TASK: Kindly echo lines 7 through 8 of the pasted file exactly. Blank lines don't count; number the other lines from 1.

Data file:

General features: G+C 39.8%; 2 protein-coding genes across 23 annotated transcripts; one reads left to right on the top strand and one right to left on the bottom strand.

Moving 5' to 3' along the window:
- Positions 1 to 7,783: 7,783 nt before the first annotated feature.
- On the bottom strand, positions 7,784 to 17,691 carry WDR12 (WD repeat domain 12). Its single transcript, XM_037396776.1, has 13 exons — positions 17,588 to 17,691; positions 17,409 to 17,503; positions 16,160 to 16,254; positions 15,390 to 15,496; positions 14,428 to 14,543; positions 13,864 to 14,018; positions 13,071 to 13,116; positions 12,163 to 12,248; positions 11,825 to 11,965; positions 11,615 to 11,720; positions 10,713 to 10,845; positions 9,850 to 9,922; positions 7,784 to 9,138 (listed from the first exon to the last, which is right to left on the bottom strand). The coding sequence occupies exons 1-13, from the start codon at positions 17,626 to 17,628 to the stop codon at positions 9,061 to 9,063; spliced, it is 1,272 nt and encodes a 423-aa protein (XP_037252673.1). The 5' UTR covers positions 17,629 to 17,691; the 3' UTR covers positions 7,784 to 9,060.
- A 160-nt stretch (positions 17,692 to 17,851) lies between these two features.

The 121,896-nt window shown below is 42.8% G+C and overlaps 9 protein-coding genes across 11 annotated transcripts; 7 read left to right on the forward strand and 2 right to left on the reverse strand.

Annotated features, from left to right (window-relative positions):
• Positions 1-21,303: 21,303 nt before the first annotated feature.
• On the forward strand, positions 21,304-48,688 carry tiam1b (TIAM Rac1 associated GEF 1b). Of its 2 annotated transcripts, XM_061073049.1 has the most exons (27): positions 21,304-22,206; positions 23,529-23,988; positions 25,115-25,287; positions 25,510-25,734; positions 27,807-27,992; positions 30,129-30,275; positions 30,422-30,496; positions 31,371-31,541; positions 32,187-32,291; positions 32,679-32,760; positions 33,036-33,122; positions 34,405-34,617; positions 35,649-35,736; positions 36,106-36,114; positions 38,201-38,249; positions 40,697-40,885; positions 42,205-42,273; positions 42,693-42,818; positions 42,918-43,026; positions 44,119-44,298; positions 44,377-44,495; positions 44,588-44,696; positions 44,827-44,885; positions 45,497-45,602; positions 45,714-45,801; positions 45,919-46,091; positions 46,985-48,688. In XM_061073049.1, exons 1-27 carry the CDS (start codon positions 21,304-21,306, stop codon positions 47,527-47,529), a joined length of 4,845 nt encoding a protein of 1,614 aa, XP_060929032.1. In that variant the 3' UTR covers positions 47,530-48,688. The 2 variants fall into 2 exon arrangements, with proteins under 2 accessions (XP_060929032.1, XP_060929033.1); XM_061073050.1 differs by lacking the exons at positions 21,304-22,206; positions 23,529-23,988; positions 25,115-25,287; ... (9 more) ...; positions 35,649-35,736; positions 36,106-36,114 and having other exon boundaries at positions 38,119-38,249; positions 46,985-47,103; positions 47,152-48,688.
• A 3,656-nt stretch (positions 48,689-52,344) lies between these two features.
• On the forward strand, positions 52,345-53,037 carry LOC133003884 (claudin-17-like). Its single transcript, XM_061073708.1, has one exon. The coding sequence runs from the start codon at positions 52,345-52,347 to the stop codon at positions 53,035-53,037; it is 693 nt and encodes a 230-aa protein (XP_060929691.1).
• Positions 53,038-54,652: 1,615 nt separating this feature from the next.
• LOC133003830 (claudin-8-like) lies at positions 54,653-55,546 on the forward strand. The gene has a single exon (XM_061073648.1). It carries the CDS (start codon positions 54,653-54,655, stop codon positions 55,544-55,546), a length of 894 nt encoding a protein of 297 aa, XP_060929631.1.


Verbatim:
Annotated features, from left to right (window-relative positions):
• Positions 1-21,303: 21,303 nt before the first annotated feature.